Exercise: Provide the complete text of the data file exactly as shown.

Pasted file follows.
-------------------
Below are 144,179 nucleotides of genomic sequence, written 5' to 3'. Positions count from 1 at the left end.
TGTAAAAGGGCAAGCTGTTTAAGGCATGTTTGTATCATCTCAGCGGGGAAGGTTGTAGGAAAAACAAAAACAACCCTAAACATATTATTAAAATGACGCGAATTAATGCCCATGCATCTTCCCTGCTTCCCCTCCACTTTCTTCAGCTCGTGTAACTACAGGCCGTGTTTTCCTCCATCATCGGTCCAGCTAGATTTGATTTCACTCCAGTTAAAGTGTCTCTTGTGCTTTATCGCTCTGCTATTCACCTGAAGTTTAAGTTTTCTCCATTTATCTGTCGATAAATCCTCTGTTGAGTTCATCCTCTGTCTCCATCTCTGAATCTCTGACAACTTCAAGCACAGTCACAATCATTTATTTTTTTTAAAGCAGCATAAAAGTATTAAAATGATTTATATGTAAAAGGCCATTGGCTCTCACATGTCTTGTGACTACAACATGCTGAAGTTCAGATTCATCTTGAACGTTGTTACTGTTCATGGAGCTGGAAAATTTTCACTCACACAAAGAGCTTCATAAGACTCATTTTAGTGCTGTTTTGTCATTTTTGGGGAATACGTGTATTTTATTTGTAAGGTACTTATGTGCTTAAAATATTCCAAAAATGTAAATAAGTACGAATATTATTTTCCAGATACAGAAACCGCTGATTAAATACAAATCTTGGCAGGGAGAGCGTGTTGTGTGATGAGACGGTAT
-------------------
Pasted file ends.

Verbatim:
Below are 144,179 nucleotides of genomic sequence, written 5' to 3'. Positions count from 1 at the left end.
TGTAAAAGGGCAAGCTGTTTAAGGCATGTTTGTATCATCTCAGCGGGGAAGGTTGTAGGAAAAACAAAAACAACCCTAAACATATTATTAAAATGACGCGAATTAATGCCCATGCATCTTCCCTGCTTCCCCTCCACTTTCTTCAGCTCGTGTAACTACAGGCCGTGTTTTCCTCCATCATCGGTCCAGCTAGATTTGATTTCACTCCAGTTAAAGTGTCTCTTGTGCTTTATCGCTCTGCTATTCACCTGAAGTTTAAGTTTTCTCCATTTATCTGTCGATAAATCCTCTGTTGAGTTCATCCTCTGTCTCCATCTCTGAATCTCTGACAACTTCAAGCACAGTCACAATCATTTATTTTTTTTAAAGCAGCATAAAAGTATTAAAATGATTTATATGTAAAAGGCCATTGGCTCTCACATGTCTTGTGACTACAACATGCTGAAGTTCAGATTCATCTTGAACGTTGTTACTGTTCATGGAGCTGGAAAATTTTCACTCACACAAAGAGCTTCATAAGACTCATTTTAGTGCTGTTTTGTCATTTTTGGGGAATACGTGTATTTTATTTGTAAGGTACTTATGTGCTTAAAATATTCCAAAAATGTAAATAAGTACGAATATTATTTTCCAGATACAGAAACCGCTGATTAAATACAAATCTTGGCAGGGAGAGCGTGTTGTGTGATGAGACGGTAT